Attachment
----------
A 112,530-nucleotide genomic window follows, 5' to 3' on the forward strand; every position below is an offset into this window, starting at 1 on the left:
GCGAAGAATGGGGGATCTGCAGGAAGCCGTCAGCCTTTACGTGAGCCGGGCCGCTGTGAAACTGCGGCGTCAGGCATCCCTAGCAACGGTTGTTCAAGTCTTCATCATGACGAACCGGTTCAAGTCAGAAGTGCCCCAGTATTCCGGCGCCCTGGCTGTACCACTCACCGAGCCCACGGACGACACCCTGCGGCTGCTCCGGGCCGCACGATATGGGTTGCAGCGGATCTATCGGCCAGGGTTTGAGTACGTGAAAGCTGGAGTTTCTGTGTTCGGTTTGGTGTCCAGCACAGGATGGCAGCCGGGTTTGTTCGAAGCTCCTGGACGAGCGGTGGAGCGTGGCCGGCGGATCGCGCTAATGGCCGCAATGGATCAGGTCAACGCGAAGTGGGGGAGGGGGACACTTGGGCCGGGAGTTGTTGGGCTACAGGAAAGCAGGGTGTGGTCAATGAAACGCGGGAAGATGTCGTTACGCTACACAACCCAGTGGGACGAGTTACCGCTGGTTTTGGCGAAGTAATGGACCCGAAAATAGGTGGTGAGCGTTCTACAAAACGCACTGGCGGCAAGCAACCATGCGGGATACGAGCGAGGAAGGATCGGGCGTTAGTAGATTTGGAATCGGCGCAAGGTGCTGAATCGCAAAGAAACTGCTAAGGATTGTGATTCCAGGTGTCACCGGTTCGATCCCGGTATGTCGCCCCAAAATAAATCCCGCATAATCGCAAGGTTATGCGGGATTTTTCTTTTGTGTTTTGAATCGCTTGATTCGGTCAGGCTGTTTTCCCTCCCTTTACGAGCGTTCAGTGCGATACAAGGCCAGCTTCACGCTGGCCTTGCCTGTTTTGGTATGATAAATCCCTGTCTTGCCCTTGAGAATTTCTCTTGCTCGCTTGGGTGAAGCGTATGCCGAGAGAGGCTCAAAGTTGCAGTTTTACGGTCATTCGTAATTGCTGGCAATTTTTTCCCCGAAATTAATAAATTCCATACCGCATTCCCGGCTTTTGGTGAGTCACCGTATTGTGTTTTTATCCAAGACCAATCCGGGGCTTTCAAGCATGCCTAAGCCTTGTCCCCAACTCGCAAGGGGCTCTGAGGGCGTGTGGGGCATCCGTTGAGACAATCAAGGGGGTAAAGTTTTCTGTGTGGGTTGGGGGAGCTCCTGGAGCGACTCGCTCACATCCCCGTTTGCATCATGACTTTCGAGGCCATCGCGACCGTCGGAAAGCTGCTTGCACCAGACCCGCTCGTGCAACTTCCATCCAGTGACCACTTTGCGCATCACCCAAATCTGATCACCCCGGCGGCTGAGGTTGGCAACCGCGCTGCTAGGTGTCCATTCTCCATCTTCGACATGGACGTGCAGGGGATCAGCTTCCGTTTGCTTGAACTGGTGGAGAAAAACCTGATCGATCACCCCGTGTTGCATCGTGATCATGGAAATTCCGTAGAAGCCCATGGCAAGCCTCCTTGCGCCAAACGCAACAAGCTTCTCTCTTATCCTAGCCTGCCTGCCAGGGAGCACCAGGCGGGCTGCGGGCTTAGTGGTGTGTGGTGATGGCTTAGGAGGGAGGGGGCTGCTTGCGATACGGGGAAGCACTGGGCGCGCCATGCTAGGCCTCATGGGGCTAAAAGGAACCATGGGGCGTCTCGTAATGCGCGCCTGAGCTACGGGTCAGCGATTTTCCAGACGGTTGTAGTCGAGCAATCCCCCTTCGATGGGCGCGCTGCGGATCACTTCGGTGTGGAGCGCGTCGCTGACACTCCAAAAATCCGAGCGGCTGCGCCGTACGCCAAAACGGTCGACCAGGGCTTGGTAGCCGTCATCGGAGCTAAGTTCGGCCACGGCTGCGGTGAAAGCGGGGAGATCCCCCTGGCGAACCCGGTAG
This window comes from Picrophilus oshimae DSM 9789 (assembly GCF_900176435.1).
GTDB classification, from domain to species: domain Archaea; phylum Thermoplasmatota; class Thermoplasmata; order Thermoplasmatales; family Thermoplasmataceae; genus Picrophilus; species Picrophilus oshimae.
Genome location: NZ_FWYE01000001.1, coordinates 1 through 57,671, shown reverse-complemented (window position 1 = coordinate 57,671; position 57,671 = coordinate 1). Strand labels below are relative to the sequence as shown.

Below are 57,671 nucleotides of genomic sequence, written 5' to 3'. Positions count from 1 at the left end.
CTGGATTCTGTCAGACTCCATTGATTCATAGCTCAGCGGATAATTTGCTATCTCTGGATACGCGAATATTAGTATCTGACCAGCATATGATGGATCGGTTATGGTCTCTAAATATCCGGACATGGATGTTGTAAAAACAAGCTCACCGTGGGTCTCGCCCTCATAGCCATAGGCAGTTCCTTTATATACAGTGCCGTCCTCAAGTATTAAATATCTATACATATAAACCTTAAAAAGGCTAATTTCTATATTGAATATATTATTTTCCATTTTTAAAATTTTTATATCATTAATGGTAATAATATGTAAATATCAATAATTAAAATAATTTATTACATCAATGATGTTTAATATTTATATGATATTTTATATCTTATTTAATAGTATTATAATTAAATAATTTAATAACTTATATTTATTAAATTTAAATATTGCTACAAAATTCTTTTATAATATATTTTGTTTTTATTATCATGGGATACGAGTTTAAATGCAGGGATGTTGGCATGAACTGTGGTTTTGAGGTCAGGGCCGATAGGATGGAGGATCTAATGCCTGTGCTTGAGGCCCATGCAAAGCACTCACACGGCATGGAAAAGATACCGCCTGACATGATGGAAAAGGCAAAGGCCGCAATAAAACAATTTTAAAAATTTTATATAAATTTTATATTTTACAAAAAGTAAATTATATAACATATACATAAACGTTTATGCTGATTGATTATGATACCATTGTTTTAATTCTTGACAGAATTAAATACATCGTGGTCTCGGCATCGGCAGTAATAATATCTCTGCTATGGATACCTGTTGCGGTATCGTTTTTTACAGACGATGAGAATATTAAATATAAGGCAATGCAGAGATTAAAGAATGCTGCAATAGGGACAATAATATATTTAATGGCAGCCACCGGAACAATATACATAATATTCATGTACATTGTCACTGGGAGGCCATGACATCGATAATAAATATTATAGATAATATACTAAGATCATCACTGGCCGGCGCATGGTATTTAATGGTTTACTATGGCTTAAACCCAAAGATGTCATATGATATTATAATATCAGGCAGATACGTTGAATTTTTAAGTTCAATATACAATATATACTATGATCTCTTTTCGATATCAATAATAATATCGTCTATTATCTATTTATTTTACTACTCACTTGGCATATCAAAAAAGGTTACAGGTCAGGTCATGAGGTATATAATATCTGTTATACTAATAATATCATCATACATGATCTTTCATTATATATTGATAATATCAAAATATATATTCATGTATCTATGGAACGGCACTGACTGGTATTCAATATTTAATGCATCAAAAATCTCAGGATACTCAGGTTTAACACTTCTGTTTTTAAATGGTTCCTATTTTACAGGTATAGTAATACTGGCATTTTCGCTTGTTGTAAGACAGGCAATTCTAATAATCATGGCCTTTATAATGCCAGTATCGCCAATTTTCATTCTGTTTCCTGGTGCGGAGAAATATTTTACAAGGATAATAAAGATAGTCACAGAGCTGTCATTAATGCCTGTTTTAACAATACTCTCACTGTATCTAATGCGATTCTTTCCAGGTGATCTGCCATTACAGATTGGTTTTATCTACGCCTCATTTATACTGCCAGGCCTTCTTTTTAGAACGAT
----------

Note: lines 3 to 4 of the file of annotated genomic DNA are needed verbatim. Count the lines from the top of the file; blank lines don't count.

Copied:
This window comes from Picrophilus oshimae DSM 9789 (assembly GCF_900176435.1).
GTDB classification, from domain to species: domain Archaea; phylum Thermoplasmatota; class Thermoplasmata; order Thermoplasmatales; family Thermoplasmataceae; genus Picrophilus; species Picrophilus oshimae.